Were Egan Bernal riding for any other team but Sir Dave Brailsford's Ineos Grenadiers, the talk now would be whether he will start the Tour de France on June 27th, assuming – as seems highly likely – that on Sunday he wins the Giro d'Italia, a race that he and his colleagues have had a total stranglehold since day nine.
There is no arguing with the Colombian's lead on Tuesday's rest day of 2min 24sec over home hope Damiano Caruso and 3min 40sec over the Briton Hugh Carthy, just as there has been no getting around the collective strength of Ineos, marshalled by the world time-trial champion Filippo Ganna since the start in Turin on May 8th.
Bernal’s victory is not guaranteed, but it looks inevitable.
Most squads would look at the possible headlines, weigh up the PR benefits, and embrace the chance of sending a Giro d’Italia winner to attempt the mythical double in July, no matter how unlikely Tour victory might be following a Giro win. But not Ineos.
Their line-up of galacticos means they can afford to keep Bernal at home in July rather than risk aggravating the back problem that put him out of last year's Tour and they can still field three former Grand Tour winners: Geraint Thomas, Tao Geoghegan-Hart and Richard Carapaz.
At every turn since the Giro left Turin, Bernal has stamped his strength on the race, looking arguably stronger than he did in winning the 2019 Tour de France.
There have been three significant uphill finishes, at Ascoli Piceno, Campo Felice and Monte Zoncolan; he gained time in all three, winning at Campo Felice and finishing in the top four at the other two.
On the demanding stage across the dirt roads of Tuscany on day 11, he again left the other contenders trailing, and it was the same picture on Monday’s truncated Alpine stage into Cortina, where he made a point of winning in the pink leader’s jersey.
The pattern has been constant: at each key moment, Bernal has gained seconds rather than minutes over the likes of Caruso, Carthy and the other big favourite Simon Yates, who lies a disappointing fifth going into the race’s final phase.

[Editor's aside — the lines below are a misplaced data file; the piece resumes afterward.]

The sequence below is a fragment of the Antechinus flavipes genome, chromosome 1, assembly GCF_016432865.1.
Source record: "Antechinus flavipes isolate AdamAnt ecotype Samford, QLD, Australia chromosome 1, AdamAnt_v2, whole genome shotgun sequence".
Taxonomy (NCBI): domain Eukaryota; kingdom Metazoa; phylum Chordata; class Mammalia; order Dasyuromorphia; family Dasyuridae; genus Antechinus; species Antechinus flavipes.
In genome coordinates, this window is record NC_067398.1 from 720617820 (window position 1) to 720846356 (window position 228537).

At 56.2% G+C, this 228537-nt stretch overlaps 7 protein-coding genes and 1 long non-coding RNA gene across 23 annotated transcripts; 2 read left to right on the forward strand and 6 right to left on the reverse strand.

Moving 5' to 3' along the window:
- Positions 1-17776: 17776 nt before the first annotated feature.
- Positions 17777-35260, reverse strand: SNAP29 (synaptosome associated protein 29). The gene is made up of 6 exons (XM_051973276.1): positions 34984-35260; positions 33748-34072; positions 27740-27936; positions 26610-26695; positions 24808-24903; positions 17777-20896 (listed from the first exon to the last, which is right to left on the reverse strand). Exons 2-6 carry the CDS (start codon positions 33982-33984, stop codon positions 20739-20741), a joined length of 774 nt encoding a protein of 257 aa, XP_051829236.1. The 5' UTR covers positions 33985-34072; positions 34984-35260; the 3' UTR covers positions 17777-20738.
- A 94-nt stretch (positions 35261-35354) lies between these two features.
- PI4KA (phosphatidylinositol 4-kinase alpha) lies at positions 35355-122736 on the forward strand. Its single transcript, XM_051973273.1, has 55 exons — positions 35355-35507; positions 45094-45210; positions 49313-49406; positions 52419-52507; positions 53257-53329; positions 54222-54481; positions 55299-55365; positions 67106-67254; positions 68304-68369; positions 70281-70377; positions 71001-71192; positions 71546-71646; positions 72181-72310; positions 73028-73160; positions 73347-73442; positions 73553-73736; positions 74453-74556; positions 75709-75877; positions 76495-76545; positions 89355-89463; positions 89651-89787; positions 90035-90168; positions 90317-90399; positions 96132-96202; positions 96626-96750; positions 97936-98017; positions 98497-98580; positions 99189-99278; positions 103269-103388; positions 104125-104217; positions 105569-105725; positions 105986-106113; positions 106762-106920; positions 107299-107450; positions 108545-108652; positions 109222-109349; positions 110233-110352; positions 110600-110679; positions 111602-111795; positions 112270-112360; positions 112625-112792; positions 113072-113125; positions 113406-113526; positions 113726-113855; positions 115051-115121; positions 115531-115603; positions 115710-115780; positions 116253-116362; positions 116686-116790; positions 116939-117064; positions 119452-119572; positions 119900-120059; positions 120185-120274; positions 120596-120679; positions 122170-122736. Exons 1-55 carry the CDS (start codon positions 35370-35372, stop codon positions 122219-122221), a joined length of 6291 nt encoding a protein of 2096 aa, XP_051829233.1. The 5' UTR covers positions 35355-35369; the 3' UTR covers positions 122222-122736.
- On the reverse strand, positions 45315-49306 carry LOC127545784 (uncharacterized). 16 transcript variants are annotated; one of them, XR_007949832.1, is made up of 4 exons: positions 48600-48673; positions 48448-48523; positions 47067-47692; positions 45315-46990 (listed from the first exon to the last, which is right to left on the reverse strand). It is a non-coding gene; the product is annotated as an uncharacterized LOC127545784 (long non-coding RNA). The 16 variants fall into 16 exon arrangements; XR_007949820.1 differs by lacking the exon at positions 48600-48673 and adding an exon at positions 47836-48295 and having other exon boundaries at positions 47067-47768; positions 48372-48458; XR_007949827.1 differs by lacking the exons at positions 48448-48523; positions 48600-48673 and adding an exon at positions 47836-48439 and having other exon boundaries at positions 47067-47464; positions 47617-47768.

It has been inexorable if not drama worthy of the likes of Hinault or Merckx; reminiscent of the incremental way Chris Froome structured several of his Tour de France wins.
None of the other favourites has put Bernal under anything that resembled pressure, and none has ridden with consistency apart from Caruso, who has finished three times in the top 10 at Grand Tours but has never troubled the headline writers in a 14-year professional career.
Yates rode relatively poorly – by his own admission – in the first two weeks, looked promising at Monte Zoncolan on Saturday, but crumbled in the high mountains on Monday.
While the Frenchman Romain Bardet and the Russian Aleksandr Vlasov can still hope for the podium – from different ends of the experience spectrum – Carthy can, as of now, hope to achieve a second Grand Tour podium finish in the space of two races, following his third place in the Vuelta last year.
To a man, the sprinters had voted with their feet and quit the Giro by last Saturday, because there is not a single flat stage for them in the final eight days of racing.
There are, however, plenty of chances for the top 10 to be reshuffled in the next few days, and for bad weather to give the organisers sweaty palms. There was controversy over Monday’s decision to cut out two mountain passes due to wet weather and cold, but the organisers probably wanted to avoid a potential repeat of last year’s strike over racing in difficult conditions.
There are three more summit finishes, on Wednesday, Friday and Saturday, although crucially there are only two passes over 2,000m altitude, both on Saturday, the day before the final flat time-trial into Milan.
At the back of all minds at Ineos, however, will be one single memory: Chris Froome’s against-the-odds victory for the team’s previous incarnation as Team Sky in 2018, evidence if it were needed of how a stage race can seem lost, yet turn upside down on a single mountain.